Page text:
Computer Numeric Controlled Mills (CNC for short) are great tools to have around. Wouldn’t it be great if we could make one from “scrap” parts?!
This series was originally intended to be a tutorial on how to make a CNC mill “on the cheap”. This build was pieced together mainly from different bits and pieces gathered from some old projects, including an original controller PC that was over ten years old. The total mechanical parts cost was $60-$90 to start (not including electronics or the re-purposed parts). It’s been an on-off project for quite a while, many things have been learned – but, currently, it just doesn’t work as required. That’s what these articles are about – detailing mistakes made so others can learn from them!
CNC mills have been popping up all over the place the last several years. One that was especially of interest was a Mantis 9 Mill, created by David Carr over at the MIT Media Lab (definitely check out the media lab – they provide a constant stream of really cool projects). The reason for looking in detail at the Mantis 9 was because it was inexpensive and shouldn’t require any serious machining to create (more on this later).
Mantis 9 Gotcha’s
First, it should be noted that this is in no way griping about the Manits 9, but merely observations – many of which are specific to this implementation. The mantis 9 project is all about a cheap CNC Mill. The project page says this was accomplished in around $90 per mill for the mechanical portion. While this was true for raw mechanical BOM, when amortized over several mills (and not including shipping charges), you’d be quite hard-pressed to actually buy all of the materials needed for under $100 after shipping charges. There were also some details that were left out – like the ACME threaded rods that require a fairly precise bore through the end (which should be done by a machinist), the delrin lead screw nuts that were tapped with an ACME tap (definitely not included in the $100).
What’s On Hand?
The main reason for getting into this project to begin with was a few precision rods – a dusty bag of precision rods (5/8″ 24″ long) – enough to make an entire mill! Looking around a bit more uncovered an assortment of discarded NEMA 17 and 23 stepper motors – sounds like the making of a mill! So – that’s how/why this entire project got started – because some old “junk” turned up in a bin and sparked a memory of “that cheap Mill MIT put together”.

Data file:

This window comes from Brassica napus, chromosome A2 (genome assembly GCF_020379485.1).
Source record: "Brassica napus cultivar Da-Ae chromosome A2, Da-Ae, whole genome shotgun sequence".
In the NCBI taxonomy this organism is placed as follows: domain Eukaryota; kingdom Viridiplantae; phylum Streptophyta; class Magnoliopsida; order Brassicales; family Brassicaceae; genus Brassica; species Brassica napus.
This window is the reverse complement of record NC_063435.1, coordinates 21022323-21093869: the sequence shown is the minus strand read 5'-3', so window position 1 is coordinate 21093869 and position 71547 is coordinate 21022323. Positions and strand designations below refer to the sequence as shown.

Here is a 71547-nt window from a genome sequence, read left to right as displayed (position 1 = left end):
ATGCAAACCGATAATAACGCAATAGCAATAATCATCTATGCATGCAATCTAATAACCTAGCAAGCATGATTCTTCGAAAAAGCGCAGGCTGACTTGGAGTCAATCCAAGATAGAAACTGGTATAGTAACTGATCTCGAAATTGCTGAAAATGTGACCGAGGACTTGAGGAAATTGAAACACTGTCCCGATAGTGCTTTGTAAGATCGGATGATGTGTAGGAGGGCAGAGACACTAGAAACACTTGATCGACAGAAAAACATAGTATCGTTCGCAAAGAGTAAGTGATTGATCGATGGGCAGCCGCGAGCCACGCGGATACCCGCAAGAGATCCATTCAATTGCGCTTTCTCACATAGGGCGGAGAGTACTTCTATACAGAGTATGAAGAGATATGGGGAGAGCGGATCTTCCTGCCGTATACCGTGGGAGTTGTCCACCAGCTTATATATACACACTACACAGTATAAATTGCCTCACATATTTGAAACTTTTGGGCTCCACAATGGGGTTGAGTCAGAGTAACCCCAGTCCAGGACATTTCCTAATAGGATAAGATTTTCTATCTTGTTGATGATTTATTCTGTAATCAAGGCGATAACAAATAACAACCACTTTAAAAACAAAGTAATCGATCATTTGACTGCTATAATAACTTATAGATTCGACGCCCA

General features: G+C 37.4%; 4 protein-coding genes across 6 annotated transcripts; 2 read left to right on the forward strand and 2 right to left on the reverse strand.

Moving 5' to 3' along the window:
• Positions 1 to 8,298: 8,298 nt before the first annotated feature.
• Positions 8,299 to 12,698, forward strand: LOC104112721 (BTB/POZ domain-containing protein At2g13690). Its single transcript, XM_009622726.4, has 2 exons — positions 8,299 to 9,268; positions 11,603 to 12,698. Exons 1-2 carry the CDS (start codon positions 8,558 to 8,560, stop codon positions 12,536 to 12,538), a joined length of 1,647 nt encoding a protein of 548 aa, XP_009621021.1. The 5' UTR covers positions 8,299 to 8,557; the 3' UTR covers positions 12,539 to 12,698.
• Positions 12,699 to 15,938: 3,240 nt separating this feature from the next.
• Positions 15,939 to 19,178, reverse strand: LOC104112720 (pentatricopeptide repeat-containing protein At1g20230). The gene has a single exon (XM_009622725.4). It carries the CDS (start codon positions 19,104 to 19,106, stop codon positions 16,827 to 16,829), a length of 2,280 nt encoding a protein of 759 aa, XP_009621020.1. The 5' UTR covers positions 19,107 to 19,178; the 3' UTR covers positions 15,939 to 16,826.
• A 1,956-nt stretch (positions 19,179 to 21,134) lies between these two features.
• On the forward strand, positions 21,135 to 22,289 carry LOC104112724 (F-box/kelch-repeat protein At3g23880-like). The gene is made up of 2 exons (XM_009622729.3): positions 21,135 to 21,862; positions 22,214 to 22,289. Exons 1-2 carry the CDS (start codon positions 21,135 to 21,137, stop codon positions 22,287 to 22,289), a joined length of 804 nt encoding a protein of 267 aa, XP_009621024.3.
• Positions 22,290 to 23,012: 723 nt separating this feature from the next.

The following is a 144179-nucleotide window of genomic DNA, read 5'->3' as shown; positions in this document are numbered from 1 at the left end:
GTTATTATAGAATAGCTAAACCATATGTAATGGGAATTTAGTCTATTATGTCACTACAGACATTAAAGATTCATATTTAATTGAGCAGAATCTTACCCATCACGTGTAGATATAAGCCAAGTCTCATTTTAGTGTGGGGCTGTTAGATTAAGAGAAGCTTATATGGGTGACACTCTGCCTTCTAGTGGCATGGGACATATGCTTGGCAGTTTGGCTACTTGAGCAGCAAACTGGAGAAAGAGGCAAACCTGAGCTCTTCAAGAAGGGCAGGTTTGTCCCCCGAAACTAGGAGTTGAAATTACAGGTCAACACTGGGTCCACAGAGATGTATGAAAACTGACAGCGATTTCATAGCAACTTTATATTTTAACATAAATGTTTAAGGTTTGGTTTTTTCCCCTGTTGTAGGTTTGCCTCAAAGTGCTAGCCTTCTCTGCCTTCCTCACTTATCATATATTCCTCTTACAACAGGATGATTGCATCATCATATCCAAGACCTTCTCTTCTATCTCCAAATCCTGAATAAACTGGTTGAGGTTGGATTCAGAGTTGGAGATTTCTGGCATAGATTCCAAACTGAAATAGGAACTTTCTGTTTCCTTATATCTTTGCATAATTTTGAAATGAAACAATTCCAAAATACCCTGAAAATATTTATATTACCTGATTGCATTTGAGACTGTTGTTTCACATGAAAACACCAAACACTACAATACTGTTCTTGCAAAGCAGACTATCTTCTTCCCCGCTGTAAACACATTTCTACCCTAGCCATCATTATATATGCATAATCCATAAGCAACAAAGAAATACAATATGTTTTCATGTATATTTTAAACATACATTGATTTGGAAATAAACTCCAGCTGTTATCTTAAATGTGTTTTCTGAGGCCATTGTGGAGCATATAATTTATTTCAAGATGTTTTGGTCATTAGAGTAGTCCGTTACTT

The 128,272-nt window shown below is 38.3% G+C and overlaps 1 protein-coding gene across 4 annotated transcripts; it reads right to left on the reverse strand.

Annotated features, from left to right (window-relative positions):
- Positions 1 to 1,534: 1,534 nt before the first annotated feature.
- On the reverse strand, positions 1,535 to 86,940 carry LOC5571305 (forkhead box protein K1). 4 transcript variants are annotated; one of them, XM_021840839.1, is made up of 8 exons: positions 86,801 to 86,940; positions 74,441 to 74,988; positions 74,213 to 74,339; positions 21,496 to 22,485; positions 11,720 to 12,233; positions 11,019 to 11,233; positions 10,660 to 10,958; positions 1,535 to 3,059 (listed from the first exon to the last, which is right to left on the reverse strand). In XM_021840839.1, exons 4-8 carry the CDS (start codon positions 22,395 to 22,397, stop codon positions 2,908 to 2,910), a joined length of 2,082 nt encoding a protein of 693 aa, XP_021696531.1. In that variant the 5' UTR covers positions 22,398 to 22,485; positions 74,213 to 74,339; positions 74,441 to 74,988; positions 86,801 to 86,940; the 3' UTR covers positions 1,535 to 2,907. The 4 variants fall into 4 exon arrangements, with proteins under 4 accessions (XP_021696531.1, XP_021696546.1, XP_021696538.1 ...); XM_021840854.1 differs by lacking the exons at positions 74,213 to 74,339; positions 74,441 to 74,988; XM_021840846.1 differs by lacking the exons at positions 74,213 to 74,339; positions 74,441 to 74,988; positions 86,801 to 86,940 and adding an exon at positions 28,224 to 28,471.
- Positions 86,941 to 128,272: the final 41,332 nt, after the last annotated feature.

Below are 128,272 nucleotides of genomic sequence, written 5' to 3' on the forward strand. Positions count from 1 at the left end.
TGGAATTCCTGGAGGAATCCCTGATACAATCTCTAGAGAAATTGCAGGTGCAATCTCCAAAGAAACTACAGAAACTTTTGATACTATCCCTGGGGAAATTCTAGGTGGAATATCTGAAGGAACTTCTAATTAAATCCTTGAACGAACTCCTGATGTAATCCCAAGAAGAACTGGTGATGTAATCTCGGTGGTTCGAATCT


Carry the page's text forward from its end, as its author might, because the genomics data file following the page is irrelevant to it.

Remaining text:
First, the mill was modeled in Google Sketchup. Since the linear rods were significantly longer, an entirely new model needed to be created. This mill was going to be fairly large (well, large for a “small” mill ;-)), having an original working envelop of around 20″ x 10″ x 3″.
The material chosen was 1/2″ MDF because it should eliminate concerns with warped plywood. You’ll see this used quite a bit for things that need to be cut cleanly, it has a uniform consistency that doesn’t contain any voids like plywood and doesn’t splinter. MDF is quite strong along it’s length, but is surprisingly worse than plywood for holding on its “end-grain”. This created quite a few issues during a few stages.
What’s Still Needed?
So, we’ve got the precision rods for linear motion, some motors, and some MDF. We still need some bushings (to ride along the precision rod), threaded ACME rod, and lead-screw nuts – McMaster Carr, here we come! Here’s what was ordered:
|2868T104||12 Each||Sae 863 Bronze Sleeve Bearing, For 1/2″ Shaft Diameter, 5/8″ Od, 5/8″ Length|
|98935A817||2 Each||Plain Steel General Purpose Acme Threaded Rod, Right Hand, 3/8″-12 Acme Size, 3′ Length|
|95155A111||3 Each||Brass General Purpose Acme Hex Nut, Right-hand, 3/8″-12 Acme Size|
|3201T61||1 Each||Black-oxide Steel U-bolt, W/plate,5/16″-18 X 1″l Thrd,for 2-1/2″od,610# Wll|
|92105A660||1 Pack||Zinc-alloy Knife-thread Insert For Wood, Hex Drive, W/out Flange, 8-32 Int Thrd, 25/64″ L|
|91770A197||1 Pack||18-8 Ss Truss Head Phillips Machine Screw, 8-32 Thread, 3/4″ Length|
|6061K23||2 Each||Hardened Precision Steel Shaft, 1/2″ Diameter, 9″ Length|
Now all that is needed are the control electronics.
In How Not to make a CNC Mill (part 2), we’ll take a look at what went wrong with the first build.